Cops want politicians to review INDECOM
Nagra Plunkett, Assignment Coordinator
WESTERN BUREAU:Former chairman of the Jamaica Police Federation, Constable Franz Morrison, has suggested that Minister of National Security Peter Bunting and his opposition counterpart, Delroy Chuck, should collaborate on the planned review of the Independent Commission of Investigations (INDECOM) Act.
The Federation has been at odds with INDECOM and its commissioner, Terrence Williams, for some time, particularly over its power to arrest and charge agents of the State and its demand that police personnel involved in incidents provide it with statements.
But Morrison last week argued that the cops do not have a fundamental problem with INDECOM.
"We want to say that we don't have any fight with INDECOM. There was what we thought was a breach and we highlighted it, and if it happens again, we will be there to highlight it and to make the appropriate calls," Morrison said during the federation's annual conference held in Trelawny last week.
"We expect that both the minister and opposition spokesperson on national security will collaborate to represent the views of the police as to where we think that act needs to go, so that the reforms will go in that way."
INDECOM's powers were challenged last year after its investi-gators arrested and charged police corporal Malica Reid in connection with the shooting death of Negril businessman Frederick 'Mickey' Hill.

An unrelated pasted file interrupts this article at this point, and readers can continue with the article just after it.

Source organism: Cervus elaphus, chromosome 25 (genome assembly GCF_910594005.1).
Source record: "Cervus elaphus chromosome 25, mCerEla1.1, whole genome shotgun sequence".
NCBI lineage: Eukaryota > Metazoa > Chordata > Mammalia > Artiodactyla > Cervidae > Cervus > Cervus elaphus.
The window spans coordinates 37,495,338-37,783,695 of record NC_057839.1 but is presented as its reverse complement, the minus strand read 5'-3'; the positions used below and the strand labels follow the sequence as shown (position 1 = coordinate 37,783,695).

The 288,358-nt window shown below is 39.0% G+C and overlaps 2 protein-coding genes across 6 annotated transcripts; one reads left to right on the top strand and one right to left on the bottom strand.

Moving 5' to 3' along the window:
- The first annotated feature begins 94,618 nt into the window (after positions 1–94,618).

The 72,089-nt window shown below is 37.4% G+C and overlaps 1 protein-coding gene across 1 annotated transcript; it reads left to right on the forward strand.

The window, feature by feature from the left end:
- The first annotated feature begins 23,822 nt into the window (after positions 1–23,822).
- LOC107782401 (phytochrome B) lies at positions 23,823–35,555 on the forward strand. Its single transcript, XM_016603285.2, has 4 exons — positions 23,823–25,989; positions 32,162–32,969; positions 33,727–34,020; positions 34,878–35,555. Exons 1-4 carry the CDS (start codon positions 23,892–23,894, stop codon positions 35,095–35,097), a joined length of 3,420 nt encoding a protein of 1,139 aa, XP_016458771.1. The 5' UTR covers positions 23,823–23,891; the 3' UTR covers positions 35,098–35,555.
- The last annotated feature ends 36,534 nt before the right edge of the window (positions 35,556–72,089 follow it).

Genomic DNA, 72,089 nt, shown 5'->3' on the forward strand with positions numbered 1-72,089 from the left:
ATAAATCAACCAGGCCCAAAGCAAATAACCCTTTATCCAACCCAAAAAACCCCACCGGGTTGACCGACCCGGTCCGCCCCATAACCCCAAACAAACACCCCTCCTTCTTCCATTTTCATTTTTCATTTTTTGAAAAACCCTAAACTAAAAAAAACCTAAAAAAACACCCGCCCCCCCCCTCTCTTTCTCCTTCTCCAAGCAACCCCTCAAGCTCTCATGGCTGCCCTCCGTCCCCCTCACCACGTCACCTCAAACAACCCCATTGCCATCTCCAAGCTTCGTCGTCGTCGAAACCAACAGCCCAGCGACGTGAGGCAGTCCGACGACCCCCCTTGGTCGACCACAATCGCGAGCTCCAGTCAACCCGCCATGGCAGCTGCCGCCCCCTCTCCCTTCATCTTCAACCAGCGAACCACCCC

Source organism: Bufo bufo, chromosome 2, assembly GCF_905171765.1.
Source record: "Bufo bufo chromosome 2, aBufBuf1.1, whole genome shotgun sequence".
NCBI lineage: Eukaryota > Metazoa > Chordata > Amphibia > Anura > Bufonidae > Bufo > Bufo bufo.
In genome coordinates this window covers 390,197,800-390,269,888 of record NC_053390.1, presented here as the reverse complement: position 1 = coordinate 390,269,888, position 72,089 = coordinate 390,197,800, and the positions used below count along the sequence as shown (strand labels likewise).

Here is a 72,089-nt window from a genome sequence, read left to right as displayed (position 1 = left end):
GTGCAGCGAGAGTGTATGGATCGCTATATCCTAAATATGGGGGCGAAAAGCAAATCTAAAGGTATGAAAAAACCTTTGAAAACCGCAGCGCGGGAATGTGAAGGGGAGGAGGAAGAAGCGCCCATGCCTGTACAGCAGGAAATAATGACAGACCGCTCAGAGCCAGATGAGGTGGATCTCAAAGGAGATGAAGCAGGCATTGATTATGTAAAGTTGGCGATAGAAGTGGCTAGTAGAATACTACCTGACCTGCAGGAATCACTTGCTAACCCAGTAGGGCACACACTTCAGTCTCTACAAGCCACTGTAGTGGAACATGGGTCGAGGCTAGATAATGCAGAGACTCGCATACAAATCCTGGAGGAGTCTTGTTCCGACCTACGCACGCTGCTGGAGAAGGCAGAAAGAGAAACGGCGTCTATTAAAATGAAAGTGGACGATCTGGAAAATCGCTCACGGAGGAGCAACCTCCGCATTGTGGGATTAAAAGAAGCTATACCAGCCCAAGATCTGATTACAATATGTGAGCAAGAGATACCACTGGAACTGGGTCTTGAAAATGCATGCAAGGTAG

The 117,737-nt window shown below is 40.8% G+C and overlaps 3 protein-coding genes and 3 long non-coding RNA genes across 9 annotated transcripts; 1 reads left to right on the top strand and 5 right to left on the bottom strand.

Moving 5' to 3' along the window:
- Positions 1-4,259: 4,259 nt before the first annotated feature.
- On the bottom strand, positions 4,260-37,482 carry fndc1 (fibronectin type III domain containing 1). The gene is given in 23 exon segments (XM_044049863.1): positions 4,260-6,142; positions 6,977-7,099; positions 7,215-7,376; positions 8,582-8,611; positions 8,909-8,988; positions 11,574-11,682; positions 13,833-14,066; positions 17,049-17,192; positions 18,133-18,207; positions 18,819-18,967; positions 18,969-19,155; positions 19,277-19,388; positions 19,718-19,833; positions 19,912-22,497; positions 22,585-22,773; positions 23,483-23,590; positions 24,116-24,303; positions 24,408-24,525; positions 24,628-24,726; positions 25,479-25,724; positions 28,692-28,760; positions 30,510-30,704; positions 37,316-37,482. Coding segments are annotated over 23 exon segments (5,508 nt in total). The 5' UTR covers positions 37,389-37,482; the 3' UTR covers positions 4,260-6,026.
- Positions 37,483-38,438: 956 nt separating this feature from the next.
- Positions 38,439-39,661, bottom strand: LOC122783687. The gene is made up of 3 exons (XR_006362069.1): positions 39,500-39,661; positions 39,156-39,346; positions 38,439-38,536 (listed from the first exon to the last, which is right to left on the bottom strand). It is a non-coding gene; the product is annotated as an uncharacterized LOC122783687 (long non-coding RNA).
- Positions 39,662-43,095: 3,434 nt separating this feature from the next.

The original indictment was subsequently withdrawn by the director of public prosecutions which intervened and submitted a new charge.
Bunting used the federation's annual conference to reiterate his commitment to undertake a review of the INDECOM Act, which he termed "a rushed piece of legislation".
According to Bunting, he wants to work out protocols as to how INDECOM will operate to achieve minimum friction and unnecessary conflict with members of the Jamaica Constabulary Force and the Jamaica Defence Force.
"The challenge is not whether or not to have an INDECOM; the challenge is to have a legislation that is clear with no ambiguities that gives INDECOM adequate powers but not excessive powers," said Bunting.
"So as quickly as possible, we are going to have to review and do whatever amendments are necessary to make that relationship work," stated Bunting.
He argued that while there is an inherent tension in the relationship between any INDECOM-type agency and the police force, if they operate properly, they will contribute to the long-term professionalism of the force.
INDECOM was established by the Bruce Golding-led administration in 2010 to investigate fatal shootings and reports of abuse and human-rights violations by agents of the State.
The Constitutional Court has dismissed a motion brought by eight policemen who were seeking declarations that INDECOM did not have the power to compel them to give statements.
But in handing down its unanimous decision, the court recommended that the law should be changed to specifically state that any information garnered by INDECOM would not be used in criminal proceedings.
The court also said the law should be amended for INDECOM to inform people being investigated of their right to judicial review.